A number of terms in business finance have differing or even fluid meanings in day-to-day use. Some terms used interchangeably by the average person actually have very specific definitions in a finance or accounting context. Though both terms deal with the positive flow of cash, profit and net income are two concepts with definitions and contextual usage that differ in important ways.
What Is Net Income?
Net income, also called net profit, is a concrete concept. This is the renowned bottom line of an income statement and the figure that most comprehensively reflects a business' profitability.
The net income of a company is the result of a number of calculations, beginning with revenue and encompassing all expenses and income streams for a given period. All the money that flows in and out of a company is accounted for in this amount. This includes expenses for the manufacture of products; operating expenses; payment on debts; interest paid on loans or accrued from investments; additional income streams from subsidiary holdings or the sale of assets; depreciation and amortization of assets; taxes; and even one-time payments for unusual events.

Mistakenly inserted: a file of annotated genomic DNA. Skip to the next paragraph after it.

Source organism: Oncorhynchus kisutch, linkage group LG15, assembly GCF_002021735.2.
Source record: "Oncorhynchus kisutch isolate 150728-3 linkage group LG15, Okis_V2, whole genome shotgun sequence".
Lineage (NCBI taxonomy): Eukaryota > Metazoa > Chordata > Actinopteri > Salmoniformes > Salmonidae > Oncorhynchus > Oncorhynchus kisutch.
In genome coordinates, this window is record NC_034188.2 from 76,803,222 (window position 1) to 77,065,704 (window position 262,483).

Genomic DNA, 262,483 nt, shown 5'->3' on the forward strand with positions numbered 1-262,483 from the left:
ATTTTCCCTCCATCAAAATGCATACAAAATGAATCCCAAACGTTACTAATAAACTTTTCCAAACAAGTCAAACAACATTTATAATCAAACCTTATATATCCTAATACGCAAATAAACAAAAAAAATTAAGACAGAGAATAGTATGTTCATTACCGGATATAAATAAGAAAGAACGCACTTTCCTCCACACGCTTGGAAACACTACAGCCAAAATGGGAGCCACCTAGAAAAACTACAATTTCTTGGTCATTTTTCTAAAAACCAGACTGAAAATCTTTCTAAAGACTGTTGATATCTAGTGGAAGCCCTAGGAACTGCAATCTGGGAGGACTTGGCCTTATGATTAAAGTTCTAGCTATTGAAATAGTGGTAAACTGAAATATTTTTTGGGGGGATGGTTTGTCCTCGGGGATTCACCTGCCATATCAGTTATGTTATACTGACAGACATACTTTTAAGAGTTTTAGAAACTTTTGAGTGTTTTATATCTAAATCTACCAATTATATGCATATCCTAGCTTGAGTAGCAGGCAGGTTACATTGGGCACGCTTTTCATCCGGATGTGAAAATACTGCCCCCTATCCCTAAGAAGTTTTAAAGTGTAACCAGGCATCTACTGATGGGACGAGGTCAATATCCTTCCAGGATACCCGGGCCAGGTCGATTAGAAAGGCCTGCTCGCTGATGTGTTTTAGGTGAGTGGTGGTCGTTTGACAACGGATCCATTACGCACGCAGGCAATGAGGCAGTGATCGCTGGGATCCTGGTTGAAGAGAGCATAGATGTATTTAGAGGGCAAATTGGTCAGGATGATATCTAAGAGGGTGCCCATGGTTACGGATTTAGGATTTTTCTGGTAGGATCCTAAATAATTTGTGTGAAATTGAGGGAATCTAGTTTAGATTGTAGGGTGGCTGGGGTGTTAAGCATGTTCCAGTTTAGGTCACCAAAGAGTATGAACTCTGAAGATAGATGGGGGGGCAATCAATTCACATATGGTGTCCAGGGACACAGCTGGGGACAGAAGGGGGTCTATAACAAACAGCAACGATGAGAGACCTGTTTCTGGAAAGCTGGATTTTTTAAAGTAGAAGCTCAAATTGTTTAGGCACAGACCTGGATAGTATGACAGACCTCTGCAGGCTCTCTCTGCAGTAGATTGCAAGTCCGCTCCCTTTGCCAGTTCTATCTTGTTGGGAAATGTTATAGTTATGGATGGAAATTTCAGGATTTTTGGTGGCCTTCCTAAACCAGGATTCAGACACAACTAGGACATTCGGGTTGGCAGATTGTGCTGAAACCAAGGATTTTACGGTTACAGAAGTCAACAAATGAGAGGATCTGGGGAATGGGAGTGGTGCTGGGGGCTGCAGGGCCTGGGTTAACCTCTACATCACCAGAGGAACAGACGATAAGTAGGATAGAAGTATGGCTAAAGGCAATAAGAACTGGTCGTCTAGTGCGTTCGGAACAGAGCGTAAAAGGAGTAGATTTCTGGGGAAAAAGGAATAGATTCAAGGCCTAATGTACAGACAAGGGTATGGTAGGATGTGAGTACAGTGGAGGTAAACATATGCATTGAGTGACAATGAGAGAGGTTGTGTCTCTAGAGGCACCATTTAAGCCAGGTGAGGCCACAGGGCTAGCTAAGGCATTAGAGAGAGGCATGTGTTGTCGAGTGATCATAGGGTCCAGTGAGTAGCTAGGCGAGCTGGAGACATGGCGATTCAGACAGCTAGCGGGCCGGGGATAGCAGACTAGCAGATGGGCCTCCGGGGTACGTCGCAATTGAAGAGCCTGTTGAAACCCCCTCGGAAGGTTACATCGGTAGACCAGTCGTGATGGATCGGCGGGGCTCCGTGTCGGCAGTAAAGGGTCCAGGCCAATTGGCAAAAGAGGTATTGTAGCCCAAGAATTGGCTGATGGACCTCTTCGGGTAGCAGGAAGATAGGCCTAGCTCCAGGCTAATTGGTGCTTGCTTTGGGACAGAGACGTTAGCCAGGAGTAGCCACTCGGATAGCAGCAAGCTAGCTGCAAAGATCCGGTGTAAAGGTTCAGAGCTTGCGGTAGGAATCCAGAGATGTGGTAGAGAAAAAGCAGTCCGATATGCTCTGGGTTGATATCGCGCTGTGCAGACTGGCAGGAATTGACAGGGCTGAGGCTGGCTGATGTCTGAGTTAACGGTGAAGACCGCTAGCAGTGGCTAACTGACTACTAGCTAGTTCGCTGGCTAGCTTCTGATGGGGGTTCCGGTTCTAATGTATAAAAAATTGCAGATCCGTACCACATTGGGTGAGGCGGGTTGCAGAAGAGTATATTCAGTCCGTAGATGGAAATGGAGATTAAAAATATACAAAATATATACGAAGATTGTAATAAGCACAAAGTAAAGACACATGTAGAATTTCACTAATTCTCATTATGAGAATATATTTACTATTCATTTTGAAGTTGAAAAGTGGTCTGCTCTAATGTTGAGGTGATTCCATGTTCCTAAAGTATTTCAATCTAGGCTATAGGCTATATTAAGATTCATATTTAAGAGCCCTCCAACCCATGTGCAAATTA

Net income, like other accounting measures, is susceptible to manipulation through such things as aggressive revenue recognition or by hiding expenses. When basing an investment decision on net income numbers, review the quality of the numbers that were used to arrive at the business's taxable income as well as its net income.
Is Net Income The Same As Profit?
How Is Profit Different Than Net Income?
Profit, conversely, can refer to a number of figures. Profit simply means revenue that remains after expenses.
While net profit is synonymous with net income, corporate accountants calculate profit at a number of levels. For example, gross profit is revenue less the cost of goods sold, or COGS. Operating profit refers to revenue less COGS and operating expenses.
Calculating profit at different stages allows companies to see which expenses take the biggest bite out of the bottom line.
Much of business performance is based on profitability in its various forms. Some analysts are interested in top-line profitability, whereas others are interested in profitability before expenses, such as taxes and interest, and still others are only concerned with profitability after all expenses have been paid.